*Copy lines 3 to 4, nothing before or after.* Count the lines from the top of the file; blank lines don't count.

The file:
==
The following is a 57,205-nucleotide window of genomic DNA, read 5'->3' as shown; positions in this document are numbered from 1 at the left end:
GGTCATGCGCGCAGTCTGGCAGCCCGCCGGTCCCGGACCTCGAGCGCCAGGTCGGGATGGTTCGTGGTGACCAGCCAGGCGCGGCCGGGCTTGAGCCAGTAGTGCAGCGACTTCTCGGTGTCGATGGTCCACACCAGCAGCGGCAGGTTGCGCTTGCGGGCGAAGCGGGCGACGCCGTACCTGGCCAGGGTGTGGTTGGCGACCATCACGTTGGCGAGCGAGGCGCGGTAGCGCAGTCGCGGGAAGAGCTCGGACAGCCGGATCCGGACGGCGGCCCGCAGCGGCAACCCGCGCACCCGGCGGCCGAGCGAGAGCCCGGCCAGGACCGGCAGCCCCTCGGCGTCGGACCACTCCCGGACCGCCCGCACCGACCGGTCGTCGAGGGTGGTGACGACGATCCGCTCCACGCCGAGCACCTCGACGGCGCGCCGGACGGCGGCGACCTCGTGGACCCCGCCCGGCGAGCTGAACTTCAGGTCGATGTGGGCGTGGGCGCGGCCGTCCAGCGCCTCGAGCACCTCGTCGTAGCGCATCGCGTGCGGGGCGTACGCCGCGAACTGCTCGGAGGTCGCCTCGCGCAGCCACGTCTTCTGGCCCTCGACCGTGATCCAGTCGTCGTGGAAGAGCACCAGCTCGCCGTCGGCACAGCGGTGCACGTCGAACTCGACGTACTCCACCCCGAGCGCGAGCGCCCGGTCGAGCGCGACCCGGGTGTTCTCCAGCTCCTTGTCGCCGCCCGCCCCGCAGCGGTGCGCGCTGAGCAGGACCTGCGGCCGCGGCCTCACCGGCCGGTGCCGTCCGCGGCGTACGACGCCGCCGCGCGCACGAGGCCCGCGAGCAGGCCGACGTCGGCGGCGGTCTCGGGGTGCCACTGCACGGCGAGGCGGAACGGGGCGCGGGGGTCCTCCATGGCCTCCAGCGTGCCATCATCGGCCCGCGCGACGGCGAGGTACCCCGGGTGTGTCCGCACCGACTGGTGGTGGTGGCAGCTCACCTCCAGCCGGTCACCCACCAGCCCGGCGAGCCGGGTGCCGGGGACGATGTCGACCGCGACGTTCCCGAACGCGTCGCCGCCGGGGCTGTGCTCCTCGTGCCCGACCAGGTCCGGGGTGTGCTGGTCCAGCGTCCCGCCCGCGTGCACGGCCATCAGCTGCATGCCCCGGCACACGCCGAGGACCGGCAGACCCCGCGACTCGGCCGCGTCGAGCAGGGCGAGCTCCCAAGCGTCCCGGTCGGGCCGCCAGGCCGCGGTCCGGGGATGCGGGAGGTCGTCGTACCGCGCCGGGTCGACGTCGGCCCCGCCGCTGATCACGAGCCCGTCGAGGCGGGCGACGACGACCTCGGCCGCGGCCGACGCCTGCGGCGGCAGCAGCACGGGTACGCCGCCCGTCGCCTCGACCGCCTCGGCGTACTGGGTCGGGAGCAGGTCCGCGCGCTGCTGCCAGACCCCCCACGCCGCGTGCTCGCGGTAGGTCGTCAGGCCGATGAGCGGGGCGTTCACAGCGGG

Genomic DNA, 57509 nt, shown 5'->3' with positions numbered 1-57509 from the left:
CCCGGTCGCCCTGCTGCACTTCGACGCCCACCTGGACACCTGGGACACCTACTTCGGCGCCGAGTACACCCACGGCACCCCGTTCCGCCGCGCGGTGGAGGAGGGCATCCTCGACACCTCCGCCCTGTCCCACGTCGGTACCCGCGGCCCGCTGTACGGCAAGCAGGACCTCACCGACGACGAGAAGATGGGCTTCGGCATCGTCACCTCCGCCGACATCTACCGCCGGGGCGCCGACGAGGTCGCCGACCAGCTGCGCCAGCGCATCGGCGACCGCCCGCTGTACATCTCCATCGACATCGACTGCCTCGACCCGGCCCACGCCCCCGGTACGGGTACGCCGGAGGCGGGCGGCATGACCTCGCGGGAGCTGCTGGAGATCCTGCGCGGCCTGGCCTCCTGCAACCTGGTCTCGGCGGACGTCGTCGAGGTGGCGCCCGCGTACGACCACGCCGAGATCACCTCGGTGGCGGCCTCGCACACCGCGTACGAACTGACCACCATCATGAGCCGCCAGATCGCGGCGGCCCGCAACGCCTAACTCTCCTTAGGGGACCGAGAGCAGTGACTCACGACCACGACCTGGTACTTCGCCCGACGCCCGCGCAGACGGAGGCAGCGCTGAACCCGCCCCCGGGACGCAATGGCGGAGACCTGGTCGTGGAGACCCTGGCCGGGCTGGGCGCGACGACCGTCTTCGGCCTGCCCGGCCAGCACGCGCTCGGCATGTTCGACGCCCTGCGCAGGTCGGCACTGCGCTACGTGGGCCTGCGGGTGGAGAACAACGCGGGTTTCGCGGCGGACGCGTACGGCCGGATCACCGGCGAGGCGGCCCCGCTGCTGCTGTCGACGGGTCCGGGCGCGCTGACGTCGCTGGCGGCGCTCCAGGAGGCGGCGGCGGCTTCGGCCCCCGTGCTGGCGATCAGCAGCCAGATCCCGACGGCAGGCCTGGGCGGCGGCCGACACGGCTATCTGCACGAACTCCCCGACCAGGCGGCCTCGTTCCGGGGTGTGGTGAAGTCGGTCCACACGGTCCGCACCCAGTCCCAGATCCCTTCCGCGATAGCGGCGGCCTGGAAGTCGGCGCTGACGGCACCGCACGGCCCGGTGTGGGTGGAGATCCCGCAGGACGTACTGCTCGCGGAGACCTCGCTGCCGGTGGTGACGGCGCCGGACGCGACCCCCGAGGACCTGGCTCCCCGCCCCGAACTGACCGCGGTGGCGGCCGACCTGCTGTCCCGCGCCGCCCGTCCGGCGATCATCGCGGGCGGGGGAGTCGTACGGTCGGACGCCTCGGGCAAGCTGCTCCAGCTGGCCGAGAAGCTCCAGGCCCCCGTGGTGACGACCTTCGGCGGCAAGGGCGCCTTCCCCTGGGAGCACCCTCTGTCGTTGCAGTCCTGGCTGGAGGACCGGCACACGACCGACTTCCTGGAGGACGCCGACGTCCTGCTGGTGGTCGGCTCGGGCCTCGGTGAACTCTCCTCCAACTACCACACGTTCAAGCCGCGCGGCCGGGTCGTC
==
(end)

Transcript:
Genomic DNA, 57509 nt, shown 5'->3' with positions numbered 1-57509 from the left:
CCCGGTCGCCCTGCTGCACTTCGACGCCCACCTGGACACCTGGGACACCTACTTCGGCGCCGAGTACACCCACGGCACCCCGTTCCGCCGCGCGGTGGAGGAGGGCATCCTCGACACCTCCGCCCTGTCCCACGTCGGTACCCGCGGCCCGCTGTACGGCAAGCAGGACCTCACCGACGACGAGAAGATGGGCTTCGGCATCGTCACCTCCGCCGACATCTACCGCCGGGGCGCCGACGAGGTCGCCGACCAGCTGCGCCAGCGCATCGGCGACCGCCCGCTGTACATCTCCATCGACATCGACTGCCTCGACCCGGCCCACGCCCCCGGTACGGGTACGCCGGAGGCGGGCGGCATGACCTCGCGGGAGCTGCTGGAGATCCTGCGCGGCCTGGCCTCCTGCAACCTGGTCTCGGCGGACGTCGTCGAGGTGGCGCCCGCGTACGACCACGCCGAGATCACCTCGGTGGCGGCCTCGCACACCGCGTACGAACTGACCACCATCATGAGCCGCCAGATCGCGGCGGCCCGCAACGCCTAACTCTCCTTAGGGGACCGAGAGCAGTGACTCACGACCACGACCTGGTACTTCGCCCGACGCCCGCGCAGACGGAGGCAGCGCTGAACCCGCCCCCGGGACGCAATGGCGGAGACCTGGTCGTGGAGACCCTGGCCGGGCTGGGCGCGACGACCGTCTTCGGCCTGCCCGGCCAGCACGCGCTCGGCATGTTCGACGCCCTGCGCAGGTCGGCACTGCGCTACGTGGGCCTGCGGGTGGAGAACAACGCGGGTTTCGCGGCGGACGCGTACGGCCGGATCACCGGCGAGGCGGCCCCGCTGCTGCTGTCGACGGGTCCGGGCGCGCTGACGTCGCTGGCGGCGCTCCAGGAGGCGGCGGCGGCTTCGGCCCCCGTGCTGGCGATCAGCAGCCAGATCCCGACGGCAGGCCTGGGCGGCGGCCGACACGGCTATCTGCACGAACTCCCCGACCAGGCGGCCTCGTTCCGGGGTGTGGTGAAGTCGGTCCACACGGTCCGCACCCAGTCCCAGATCCCTTCCGCGATAGCGGCGGCCTGGAAGTCGGCGCTGACGGCACCGCACGGCCCGGTGTGGGTGGAGATCCCGCAGGACGTACTGCTCGCGGAGACCTCGCTGCCGGTGGTGACGGCGCCGGACGCGACCCCCGAGGACCTGGCTCCCCGCCCCGAACTGACCGCGGTGGCGGCCGACCTGCTGTCCCGCGCCGCCCGTCCGGCGATCATCGCGGGCGGGGGAGTCGTACGGTCGGACGCCTCGGGCAAGCTGCTCCAGCTGGCCGAGAAGCTCCAGGCCCCCGTGGTGACGACCTTCGGCGGCAAGGGCGCCTTCCCCTGGGAGCACCCTCTGTCGTTGCAGTCCTGGCTGGAGGACCGGCACACGACCGACTTCCTGGAGGACGCCGACGTCCTGCTGGTGGTCGGCTCGGGCCTCGGTGAACTCTCCTCCAACTACCACACGTTCAAGCCGCGCGGCCGGGTCGTC